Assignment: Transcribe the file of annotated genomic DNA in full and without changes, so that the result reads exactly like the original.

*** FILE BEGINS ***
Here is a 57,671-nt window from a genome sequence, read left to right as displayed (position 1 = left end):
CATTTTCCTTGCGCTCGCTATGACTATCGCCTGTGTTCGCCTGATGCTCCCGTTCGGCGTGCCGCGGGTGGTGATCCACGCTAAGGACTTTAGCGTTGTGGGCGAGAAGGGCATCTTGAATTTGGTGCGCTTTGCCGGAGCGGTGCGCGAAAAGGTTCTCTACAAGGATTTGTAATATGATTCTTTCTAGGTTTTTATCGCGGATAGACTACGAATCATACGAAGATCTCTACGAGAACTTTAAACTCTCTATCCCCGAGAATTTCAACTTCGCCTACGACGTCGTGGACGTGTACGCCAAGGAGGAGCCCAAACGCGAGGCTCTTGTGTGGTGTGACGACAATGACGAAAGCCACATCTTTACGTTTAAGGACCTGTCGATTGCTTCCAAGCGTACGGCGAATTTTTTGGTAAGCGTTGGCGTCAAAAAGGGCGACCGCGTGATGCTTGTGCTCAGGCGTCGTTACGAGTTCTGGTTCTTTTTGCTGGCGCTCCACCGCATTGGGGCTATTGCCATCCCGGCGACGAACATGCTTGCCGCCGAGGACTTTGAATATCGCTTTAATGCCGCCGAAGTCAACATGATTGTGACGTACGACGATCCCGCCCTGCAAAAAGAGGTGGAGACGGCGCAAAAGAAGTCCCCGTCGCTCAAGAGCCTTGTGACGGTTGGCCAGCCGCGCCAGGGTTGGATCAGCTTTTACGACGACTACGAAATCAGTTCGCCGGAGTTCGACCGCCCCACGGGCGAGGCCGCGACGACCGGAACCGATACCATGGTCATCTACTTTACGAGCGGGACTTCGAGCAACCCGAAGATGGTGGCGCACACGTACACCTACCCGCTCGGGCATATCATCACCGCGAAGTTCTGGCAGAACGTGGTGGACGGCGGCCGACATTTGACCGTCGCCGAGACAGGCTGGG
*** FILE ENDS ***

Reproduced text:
Here is a 57,671-nt window from a genome sequence, read left to right as displayed (position 1 = left end):
CATTTTCCTTGCGCTCGCTATGACTATCGCCTGTGTTCGCCTGATGCTCCCGTTCGGCGTGCCGCGGGTGGTGATCCACGCTAAGGACTTTAGCGTTGTGGGCGAGAAGGGCATCTTGAATTTGGTGCGCTTTGCCGGAGCGGTGCGCGAAAAGGTTCTCTACAAGGATTTGTAATATGATTCTTTCTAGGTTTTTATCGCGGATAGACTACGAATCATACGAAGATCTCTACGAGAACTTTAAACTCTCTATCCCCGAGAATTTCAACTTCGCCTACGACGTCGTGGACGTGTACGCCAAGGAGGAGCCCAAACGCGAGGCTCTTGTGTGGTGTGACGACAATGACGAAAGCCACATCTTTACGTTTAAGGACCTGTCGATTGCTTCCAAGCGTACGGCGAATTTTTTGGTAAGCGTTGGCGTCAAAAAGGGCGACCGCGTGATGCTTGTGCTCAGGCGTCGTTACGAGTTCTGGTTCTTTTTGCTGGCGCTCCACCGCATTGGGGCTATTGCCATCCCGGCGACGAACATGCTTGCCGCCGAGGACTTTGAATATCGCTTTAATGCCGCCGAAGTCAACATGATTGTGACGTACGACGATCCCGCCCTGCAAAAAGAGGTGGAGACGGCGCAAAAGAAGTCCCCGTCGCTCAAGAGCCTTGTGACGGTTGGCCAGCCGCGCCAGGGTTGGATCAGCTTTTACGACGACTACGAAATCAGTTCGCCGGAGTTCGACCGCCCCACGGGCGAGGCCGCGACGACCGGAACCGATACCATGGTCATCTACTTTACGAGCGGGACTTCGAGCAACCCGAAGATGGTGGCGCACACGTACACCTACCCGCTCGGGCATATCATCACCGCGAAGTTCTGGCAGAACGTGGTGGACGGCGGCCGACATTTGACCGTCGCCGAGACAGGCTGGG